Storyville: How Grateful, Compassionate Protagonists Can Add Depth to Your Fiction

I hear a lot of talk these days about unlikable protagonists, and how a despicable main character can be hard to read. I get that. So does that mean the opposite is true? If you have a grateful, compassionate, giving protagonist, does that make for a more appealing, layered, and satisfying experience?

As we get closer to Thanksgiving, let’s discuss that.

Over the years in this column, I’ve talked about how you must get us to care about your protagonist as soon (and often) as is possible. Now that doesn’t necessarily mean LIKE your protagonist, but you must FEEL something—love or hate, sympathy or anger, compassion or vengeance. But what about your protagonist? What do THEY need to feel?

When my students screw up a story, when it’s not working, what’s usually going wrong? Sometimes they start the story in the wrong place, not with the inciting incident, but some random spot that doesn’t serve the heart of the story. They usually get the external conflict right—that’s the BIG story—the asteroid crashing to earth, vampires in the lemon groves, a virus sweeping the land. Many don’t have resolutions—nothing changes, and so we remain at the same spot we started, a stagnant story. But the biggest culprit is usually the internal conflict—the emotions and motivations of your protagonist.

When rooting for a character, we want to see them as worthy of our time, our respect, our energy.

Let’s go deeper.

When dissecting short stories—or any story, really—you’d be surprised at how many internal conflicts have to do with wanting to be loved, or some variation on that theme: being seen, being valued, being respected. And in order for a person to get those things, maybe they need to give them as well.

When rooting for a character, we want to see them as worthy of our time, our respect, our energy. If you have a character that is compassionate, kind to others, grateful for what they have, and hopeful for the future, that’s a nice set of traits that’s pretty easy to like. I mean, after all, that’s what we surround ourselves with in the real world, right? We want a mother who is sweet and generous, a father who is supportive and open-minded, a sibling that respects us and asks for advice (or gives it), a spouse that thinks we’re special. So it makes sense that the things we seek in our relationships we also look for in our protagonists.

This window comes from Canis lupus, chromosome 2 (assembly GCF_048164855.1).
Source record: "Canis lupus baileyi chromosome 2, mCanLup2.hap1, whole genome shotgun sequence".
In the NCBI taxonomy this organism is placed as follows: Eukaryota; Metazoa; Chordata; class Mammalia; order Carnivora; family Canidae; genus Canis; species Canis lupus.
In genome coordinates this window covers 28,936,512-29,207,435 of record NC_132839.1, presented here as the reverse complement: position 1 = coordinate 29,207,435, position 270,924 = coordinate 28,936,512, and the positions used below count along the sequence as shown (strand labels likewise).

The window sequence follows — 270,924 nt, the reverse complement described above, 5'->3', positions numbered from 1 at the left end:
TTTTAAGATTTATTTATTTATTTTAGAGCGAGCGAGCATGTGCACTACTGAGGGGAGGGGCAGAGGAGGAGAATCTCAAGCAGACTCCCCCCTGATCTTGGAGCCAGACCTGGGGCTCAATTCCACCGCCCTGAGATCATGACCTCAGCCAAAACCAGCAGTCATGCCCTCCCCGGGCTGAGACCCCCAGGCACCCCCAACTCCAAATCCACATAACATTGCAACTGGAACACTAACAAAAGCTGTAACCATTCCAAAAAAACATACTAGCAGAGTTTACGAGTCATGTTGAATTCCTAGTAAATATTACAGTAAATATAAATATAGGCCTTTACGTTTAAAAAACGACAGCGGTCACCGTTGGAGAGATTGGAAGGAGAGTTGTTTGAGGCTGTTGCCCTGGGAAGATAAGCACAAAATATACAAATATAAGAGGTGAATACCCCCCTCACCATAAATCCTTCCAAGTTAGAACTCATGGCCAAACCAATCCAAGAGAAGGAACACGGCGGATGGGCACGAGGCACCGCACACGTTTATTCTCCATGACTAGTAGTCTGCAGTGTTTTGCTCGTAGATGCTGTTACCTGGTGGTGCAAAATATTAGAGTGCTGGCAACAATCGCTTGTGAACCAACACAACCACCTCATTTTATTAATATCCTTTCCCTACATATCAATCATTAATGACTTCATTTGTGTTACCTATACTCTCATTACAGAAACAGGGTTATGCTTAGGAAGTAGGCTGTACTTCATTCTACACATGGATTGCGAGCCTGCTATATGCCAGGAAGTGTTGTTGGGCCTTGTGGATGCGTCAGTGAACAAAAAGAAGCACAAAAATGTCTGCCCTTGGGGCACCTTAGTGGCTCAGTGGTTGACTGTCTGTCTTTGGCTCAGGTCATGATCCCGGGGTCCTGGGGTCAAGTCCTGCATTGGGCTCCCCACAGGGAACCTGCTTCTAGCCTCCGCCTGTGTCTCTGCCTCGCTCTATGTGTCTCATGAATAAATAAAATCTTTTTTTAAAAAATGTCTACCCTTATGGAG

And what does that do to the protagonist, by showing them to be this way? A couple of things:

  • It creates a space of honesty, where we see what kind of person they are. We trust that they will do the right thing when the baby is sick, the dog is hurt, the homeless man asks for help, the neighbor falls down. We see that their actions match their heart, their exterior fits their emotions and character.
  • It also can lead to a vulnerability. They say nice guys finish last for a reason. We know they won’t rush to call the police for a minor transgression, but instead will step in to try to help, even if they put themselves in harm’s way. They can be taken advantage of by manipulative people. They can open themselves up to evil forces that might want to abuse somebody that seems like an easy victim.
  • Or it can lead to them being a hero—Superman or Leon the Professional or Rango.

When we look at the conflicts that are built into your stories, we are looking for reversals, for that change, that resolution. If your protagonist is compassionate, then we know they are going to jump on the bandwagon, they are going to lend a helping hand, they are going to offer up supplies, help tend the wounded, and lead others away from danger. That’s a pretty easy person to root for. It’s Rick Grimes, it’s Captain America, it’s Dumbledore, and it’s T’Challa.

Don’t confuse kindness, compassion, and gratitude with weakness. It can be a door to vulnerability, but it doesn’t mean their code, their rules, their moral compass makes them soft. It just adds layers of emotions, pause to their major decisions, and a concern for the consequences—whether it’s people going hungry, a villain escaping to protect the innocent, a student being expelled, or a loss of resources. They will weigh their decisions based on long-, medium-, and short-term goals. They will look at the cause and effect, and choose wisely.

Most of the time.